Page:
Asta (Amalie Ibsen Jensen) lives with her girlfriend Live (Maria Agwumaro) in the sleepy coastal town of Alesund, in Western Norway. Asta works as a journalist for the local newspaper. She is on a mission to find out what happened to an asylum-seeker by the name of Asta, who we never see. The hapless man had been working in Norway for 10 years until he was suddenly forcedly removed from the nation, for reasons that you will discover in the second half of this 79-minute slow-burn drama. He was a very hard worker who fell through the cracks of a system not as reliable as many Norwegians like to think. “We take legal action as a matter of principle”, a government officer explains to the young journalist.
Anders Emblem’s second feature film takes slow cinema very seriously. The camera is entirely static. We watch extensive rooftop views where nothing happens except for the clouds moving in the sky, and the wind hustling sounds. A cat peacefully enjoys its meal. A ferryboat wades through the water while Asta interviews someone about Aslan. Many conversations take place via telephone and as such we never see the reaction at the other end. You have probably heard of Tsai Min-Liang or Eric Rohmer’s films being compared to watching paint dry. Well, in A Human Position, Asta literally watches paint dry for a couple of minutes,. And us viewers are duly invited to join her on such emotional experience.
The film title refers to the position that humans take when they are seated on a chair. “No other animal uses that position”, notes Live as the two young women walk down one of the town’s superquiet streets. One of their biggest ambitions is to find a famous Norwegian designer chair that’s a bestseller in Japan. The pettiness of their ambition is a riff on a country where people live very comfortably, with very few obstacles to overcome. Unless, of course, you are an unfortunate immigrant such as our invisible protagonist Aslan. Asta asks her partner: “what is the best thing about Norway?”. “The mountains and A-ha”, she retorts, demonstrating a disinterest or indifference towards the country’s perceived social welfare achievements.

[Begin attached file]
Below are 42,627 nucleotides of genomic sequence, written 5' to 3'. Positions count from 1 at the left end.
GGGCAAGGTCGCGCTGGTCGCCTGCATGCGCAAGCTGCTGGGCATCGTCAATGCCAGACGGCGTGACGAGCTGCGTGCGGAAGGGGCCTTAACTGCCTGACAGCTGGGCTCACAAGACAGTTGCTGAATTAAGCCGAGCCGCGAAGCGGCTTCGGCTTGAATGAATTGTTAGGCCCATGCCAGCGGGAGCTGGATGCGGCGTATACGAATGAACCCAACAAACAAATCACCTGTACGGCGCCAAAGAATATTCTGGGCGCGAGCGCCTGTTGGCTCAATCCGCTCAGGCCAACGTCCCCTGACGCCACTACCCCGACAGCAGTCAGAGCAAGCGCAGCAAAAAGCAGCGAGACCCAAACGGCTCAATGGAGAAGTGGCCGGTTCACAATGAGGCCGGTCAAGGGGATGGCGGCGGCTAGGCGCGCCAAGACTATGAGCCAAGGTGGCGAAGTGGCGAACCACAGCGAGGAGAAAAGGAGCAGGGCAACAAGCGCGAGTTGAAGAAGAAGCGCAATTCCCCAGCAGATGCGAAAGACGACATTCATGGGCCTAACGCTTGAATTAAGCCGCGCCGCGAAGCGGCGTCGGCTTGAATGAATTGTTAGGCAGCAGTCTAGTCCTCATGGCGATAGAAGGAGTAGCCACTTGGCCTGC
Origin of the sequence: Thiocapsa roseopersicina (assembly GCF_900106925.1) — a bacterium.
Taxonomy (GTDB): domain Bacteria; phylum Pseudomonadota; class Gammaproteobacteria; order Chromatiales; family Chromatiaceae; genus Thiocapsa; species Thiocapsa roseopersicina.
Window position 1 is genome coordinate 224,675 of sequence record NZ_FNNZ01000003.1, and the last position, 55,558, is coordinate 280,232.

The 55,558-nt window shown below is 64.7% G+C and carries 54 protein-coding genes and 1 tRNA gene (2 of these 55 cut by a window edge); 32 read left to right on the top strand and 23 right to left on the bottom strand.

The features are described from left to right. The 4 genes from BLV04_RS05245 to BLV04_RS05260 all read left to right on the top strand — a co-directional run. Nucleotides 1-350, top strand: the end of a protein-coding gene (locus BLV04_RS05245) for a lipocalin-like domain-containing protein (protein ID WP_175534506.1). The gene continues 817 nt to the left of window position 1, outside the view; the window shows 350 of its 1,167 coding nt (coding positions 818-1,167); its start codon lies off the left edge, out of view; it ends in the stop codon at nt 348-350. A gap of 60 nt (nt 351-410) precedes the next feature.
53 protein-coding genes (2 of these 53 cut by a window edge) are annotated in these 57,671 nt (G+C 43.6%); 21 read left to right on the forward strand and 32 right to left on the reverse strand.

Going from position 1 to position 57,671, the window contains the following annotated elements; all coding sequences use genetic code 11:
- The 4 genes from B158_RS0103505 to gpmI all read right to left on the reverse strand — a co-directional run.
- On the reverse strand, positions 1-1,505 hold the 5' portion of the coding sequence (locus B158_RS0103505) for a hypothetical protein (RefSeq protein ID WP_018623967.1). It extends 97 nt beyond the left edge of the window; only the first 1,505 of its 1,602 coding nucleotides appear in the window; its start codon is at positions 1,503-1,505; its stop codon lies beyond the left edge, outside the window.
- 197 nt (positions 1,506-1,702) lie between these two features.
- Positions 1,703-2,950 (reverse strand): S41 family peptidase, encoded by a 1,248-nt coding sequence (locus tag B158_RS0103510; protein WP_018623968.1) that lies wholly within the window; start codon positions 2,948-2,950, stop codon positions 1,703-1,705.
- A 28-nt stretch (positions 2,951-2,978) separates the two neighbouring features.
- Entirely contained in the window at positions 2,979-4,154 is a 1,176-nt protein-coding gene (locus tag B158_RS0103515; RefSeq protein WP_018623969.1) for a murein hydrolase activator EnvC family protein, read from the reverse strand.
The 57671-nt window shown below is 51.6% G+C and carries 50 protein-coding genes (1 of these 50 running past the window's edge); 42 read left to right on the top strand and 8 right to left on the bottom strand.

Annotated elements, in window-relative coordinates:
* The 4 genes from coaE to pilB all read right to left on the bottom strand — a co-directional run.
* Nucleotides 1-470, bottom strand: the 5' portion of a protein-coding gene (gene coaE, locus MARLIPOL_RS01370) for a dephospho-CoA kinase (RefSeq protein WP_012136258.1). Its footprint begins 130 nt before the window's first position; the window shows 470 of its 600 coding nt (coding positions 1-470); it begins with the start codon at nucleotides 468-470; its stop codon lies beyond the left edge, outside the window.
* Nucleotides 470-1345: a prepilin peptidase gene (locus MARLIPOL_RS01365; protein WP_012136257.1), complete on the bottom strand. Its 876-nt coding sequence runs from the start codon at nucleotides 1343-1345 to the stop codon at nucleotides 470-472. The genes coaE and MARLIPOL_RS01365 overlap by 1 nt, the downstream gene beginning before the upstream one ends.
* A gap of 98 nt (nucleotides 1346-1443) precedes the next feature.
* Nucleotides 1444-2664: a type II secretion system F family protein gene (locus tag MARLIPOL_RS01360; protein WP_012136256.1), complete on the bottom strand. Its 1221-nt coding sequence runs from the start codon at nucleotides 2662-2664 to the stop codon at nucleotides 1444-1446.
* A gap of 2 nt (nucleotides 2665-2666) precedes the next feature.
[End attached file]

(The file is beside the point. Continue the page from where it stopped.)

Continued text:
This urgently simple and strangely charming little movie is very pleasant to watch. Viewers are invited to gently dive into the intimacy of the two girls. There are some superb moments of tenderness, particularly when Live plays the electronic keyboard and sings for Asta. And it is in the much-desired designer chair that the two will find absolution, while the current whereabouts of Aslan remain entirely unknown. A moving film. Just not one that will keep you on the edge of your seat.
A Human Position showed in the 2nd Red Sea International Film Festival, when this review was originally written. It was part of the New Vision strand. On Mubi on Monday, January 3oth,